Reifer on “Tupac and the Pope’s Playlist”

Friday, September 14, 2012

Thomas E. Reifer, PhD, Associate Professor of Sociology, has a new online publication: “Beyond the Triangle of Emancipation: Tupac’s Hip Hop Theory of Criminal (In)justice, the Pope’s Playlist, & the Prophetic Imagination,” in Carceral Notebooks 3, Summer/Fall 2012 (155 pages), put out by Bernard Harcourt, Professor of Law & Criminology and Chair of the Political Science Department at the University of Chicago.

In December of 2009, the song "Changes," by legendary rap artist, Tupac Shakur, was put on the Pope’s playlist on the Vatican MySpace Page [ ].  Reifer's article examines Tupac's significance, in light of his making the Pope's playlist, and the realities facing African-Americans in the context of today's overpacked prison system.

The Introduction begins: "Some years ago, I was listening to a radio documentary on Tupac Shakur about how his mother, Afeni Shakur, formerly a Black Panther, had succumbed to the crack cocaine addiction that came to plague the Black community before she turned her life around and got clean (Guy 2004). Despite my close identification with Tupac — he was born in Harlem and I in Spanish Harlem — I had forgotten this important detail. When I was reminded, totally unexpectedly and spontaneously, I burst into tears. My own parents had been long time heroin addicts and alcoholics, and my growing up, including being abandoned by them at 18 months, was complicated and difficult.  Whenever I feel down, Tupac’s music uplifts me over and over, as I listen to songs like “Better Days,” “Keep Ya Head Up,” or “Unconditional Love.” Tupac, like my own kid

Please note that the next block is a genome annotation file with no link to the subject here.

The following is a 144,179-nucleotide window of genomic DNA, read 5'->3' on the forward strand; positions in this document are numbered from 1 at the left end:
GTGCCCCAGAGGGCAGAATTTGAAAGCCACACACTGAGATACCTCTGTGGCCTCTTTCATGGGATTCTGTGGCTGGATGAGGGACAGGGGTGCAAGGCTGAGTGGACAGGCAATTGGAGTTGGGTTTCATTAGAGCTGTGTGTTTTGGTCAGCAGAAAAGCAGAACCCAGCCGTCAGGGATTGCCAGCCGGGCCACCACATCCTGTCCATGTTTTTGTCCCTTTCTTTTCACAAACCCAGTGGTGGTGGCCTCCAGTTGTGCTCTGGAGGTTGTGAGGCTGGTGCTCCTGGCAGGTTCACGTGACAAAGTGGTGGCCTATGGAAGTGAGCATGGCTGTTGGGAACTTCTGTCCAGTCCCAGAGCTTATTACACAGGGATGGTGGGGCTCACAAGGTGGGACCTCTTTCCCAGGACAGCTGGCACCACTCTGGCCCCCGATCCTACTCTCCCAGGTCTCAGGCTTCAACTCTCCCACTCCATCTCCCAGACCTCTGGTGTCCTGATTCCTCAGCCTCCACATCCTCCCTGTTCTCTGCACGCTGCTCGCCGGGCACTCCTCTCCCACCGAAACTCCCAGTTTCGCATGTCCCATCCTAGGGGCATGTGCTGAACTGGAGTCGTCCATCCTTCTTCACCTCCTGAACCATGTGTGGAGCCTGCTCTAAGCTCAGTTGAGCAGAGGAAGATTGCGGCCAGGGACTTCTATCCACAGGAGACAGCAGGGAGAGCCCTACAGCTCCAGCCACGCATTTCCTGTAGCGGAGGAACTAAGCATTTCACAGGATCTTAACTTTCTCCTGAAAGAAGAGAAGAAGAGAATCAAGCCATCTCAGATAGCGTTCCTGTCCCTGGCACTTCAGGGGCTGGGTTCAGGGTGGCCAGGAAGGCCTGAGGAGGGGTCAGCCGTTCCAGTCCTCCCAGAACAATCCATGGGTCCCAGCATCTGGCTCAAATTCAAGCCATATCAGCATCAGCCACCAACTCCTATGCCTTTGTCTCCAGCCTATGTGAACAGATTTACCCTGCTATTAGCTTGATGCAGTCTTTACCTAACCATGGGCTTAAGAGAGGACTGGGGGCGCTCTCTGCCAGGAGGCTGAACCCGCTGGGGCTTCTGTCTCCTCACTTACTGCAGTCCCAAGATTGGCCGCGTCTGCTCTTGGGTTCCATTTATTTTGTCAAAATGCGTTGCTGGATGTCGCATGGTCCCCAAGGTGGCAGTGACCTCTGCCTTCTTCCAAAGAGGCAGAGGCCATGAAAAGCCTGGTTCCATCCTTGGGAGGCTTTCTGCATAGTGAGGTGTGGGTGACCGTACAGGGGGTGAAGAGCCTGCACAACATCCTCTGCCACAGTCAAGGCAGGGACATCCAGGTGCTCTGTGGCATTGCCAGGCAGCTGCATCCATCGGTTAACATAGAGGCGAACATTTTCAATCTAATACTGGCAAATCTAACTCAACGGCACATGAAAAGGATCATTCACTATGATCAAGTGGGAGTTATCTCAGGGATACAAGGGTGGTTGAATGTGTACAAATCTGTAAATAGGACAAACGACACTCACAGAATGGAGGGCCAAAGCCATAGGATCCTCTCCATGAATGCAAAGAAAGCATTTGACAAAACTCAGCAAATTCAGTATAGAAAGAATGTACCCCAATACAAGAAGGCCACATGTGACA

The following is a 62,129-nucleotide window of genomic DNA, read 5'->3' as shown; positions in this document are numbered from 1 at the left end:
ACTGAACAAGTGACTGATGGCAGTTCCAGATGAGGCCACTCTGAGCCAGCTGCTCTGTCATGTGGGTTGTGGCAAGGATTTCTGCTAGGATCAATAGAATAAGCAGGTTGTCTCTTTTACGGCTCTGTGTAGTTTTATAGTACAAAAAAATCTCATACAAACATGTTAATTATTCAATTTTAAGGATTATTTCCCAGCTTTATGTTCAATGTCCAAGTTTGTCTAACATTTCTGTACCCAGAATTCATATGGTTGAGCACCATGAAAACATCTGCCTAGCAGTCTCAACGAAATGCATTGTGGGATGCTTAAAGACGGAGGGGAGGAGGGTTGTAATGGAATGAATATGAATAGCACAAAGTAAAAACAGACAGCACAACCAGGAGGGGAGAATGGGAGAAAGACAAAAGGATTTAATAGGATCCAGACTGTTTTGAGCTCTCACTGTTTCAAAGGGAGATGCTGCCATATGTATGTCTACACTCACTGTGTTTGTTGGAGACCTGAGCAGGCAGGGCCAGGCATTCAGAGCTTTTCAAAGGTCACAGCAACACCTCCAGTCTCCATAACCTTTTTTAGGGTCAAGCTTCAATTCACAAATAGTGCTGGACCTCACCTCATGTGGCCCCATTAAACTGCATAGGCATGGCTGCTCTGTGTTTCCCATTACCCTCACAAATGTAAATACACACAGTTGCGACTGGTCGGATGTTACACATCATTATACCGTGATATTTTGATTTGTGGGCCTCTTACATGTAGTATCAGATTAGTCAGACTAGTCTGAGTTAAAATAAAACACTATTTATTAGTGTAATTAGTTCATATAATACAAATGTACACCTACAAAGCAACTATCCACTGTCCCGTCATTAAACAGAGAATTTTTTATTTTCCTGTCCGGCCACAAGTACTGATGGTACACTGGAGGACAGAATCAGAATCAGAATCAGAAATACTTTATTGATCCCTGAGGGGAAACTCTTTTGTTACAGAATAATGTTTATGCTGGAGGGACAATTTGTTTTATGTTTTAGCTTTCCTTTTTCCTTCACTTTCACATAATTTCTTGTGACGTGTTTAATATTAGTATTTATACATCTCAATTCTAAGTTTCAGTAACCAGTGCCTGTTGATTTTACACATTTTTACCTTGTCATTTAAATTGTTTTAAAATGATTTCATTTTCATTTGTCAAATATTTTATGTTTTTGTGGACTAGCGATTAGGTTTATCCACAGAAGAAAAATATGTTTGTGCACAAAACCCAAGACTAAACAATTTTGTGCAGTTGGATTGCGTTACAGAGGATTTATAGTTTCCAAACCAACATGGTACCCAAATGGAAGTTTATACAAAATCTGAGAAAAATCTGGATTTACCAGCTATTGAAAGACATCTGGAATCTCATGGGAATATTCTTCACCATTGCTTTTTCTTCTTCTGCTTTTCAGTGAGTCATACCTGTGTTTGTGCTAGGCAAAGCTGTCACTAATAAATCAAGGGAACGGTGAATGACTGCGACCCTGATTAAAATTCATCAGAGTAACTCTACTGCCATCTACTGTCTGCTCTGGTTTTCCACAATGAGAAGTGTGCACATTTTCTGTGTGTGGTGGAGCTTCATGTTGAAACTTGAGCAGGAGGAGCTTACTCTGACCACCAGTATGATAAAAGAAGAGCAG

brother, Matthew Benjamin Ehrlich, died too young, at 25 years old, both after leading lives that momentarily sparked and
uplifted those in their presence during their good times. This coincidence has always made me feel an affinity with Tupac,
especially since, as Michael Eric Dyson has argued, Tupac poignantly expressed both the hope and hopelessness of his generation (Dyson 2006).

The full article may be accessed through , where Reifer is an Associate Fellow at the Transnational Institute, a worldwide fellowship of scholar activists. Click on the “download it ‘here’” link, and then click on the red title of the article.

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